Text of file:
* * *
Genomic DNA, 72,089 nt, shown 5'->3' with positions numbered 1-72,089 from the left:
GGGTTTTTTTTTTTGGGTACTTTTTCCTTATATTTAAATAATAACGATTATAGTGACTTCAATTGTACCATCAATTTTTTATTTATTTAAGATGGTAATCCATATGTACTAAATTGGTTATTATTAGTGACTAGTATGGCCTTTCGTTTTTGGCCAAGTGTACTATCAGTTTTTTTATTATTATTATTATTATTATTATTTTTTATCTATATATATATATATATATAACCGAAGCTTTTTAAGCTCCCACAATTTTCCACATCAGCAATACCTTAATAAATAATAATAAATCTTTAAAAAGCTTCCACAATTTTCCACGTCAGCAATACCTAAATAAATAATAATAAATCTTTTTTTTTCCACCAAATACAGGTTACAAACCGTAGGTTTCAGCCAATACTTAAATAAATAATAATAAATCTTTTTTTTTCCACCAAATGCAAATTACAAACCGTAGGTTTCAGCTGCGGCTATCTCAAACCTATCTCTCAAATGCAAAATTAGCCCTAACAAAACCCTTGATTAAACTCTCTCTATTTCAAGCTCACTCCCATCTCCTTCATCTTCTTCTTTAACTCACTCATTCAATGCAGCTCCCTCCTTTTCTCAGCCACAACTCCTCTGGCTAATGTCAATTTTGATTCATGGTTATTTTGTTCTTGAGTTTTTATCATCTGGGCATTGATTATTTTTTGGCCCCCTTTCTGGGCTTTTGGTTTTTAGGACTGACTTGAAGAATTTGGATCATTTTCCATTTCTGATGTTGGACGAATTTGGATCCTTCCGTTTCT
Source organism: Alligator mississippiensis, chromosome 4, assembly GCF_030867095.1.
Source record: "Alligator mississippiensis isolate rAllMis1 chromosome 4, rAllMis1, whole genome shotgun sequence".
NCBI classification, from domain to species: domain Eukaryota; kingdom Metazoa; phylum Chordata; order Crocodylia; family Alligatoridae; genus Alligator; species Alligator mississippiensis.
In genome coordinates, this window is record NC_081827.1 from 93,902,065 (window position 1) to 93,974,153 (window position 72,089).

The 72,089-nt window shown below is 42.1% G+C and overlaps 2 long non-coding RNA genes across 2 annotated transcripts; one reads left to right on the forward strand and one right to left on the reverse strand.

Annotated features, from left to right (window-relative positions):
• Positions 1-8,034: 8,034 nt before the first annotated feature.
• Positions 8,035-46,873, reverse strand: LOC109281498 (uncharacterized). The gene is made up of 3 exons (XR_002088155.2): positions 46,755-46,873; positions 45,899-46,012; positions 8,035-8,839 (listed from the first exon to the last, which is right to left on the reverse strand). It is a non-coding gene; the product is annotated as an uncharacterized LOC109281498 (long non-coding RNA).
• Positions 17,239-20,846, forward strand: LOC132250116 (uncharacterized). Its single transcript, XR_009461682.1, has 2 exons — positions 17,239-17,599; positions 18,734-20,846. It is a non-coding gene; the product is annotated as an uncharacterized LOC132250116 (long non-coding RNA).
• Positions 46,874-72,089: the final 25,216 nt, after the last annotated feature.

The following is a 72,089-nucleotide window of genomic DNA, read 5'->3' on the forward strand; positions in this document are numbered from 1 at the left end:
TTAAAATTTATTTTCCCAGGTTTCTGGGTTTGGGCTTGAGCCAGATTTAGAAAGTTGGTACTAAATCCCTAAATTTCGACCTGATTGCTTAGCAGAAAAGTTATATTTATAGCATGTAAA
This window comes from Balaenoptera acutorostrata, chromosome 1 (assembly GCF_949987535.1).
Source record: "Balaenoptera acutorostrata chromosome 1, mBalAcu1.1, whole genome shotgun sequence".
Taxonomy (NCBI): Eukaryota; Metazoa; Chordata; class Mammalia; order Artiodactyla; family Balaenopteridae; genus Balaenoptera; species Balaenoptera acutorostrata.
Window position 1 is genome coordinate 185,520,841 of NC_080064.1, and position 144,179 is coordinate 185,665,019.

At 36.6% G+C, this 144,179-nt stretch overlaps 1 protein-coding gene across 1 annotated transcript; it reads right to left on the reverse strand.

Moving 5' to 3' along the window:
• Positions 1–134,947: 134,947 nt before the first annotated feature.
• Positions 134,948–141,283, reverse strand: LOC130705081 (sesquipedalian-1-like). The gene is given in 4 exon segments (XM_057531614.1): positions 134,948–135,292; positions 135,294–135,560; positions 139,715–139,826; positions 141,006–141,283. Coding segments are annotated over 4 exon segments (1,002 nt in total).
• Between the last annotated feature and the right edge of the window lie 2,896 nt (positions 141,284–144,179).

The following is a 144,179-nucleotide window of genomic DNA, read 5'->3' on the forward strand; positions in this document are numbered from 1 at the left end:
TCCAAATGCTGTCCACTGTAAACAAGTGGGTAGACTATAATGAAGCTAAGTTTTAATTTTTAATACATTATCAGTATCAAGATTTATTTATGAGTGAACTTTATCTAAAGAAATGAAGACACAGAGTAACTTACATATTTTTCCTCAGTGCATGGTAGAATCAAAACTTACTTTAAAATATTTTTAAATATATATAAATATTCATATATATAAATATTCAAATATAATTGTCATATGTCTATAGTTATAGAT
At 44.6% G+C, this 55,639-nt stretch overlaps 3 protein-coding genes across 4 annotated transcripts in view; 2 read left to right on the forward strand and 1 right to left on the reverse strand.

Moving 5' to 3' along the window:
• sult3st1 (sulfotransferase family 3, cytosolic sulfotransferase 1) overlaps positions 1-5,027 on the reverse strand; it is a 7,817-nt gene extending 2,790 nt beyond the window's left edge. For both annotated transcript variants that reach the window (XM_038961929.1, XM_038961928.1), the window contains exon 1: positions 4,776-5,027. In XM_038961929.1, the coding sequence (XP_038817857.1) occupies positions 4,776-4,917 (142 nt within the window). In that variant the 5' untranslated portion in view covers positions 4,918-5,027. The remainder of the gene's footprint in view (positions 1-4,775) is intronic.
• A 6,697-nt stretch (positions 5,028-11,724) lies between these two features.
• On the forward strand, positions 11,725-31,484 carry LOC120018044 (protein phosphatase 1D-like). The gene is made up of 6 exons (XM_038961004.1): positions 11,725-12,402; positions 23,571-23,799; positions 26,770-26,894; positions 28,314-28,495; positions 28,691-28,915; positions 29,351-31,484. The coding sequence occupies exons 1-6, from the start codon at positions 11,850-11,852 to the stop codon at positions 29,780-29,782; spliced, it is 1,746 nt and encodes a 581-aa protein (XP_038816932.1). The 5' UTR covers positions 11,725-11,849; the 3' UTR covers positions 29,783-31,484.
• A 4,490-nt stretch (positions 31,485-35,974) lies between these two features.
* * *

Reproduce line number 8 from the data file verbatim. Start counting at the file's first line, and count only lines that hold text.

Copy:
Annotated features, from left to right (window-relative positions):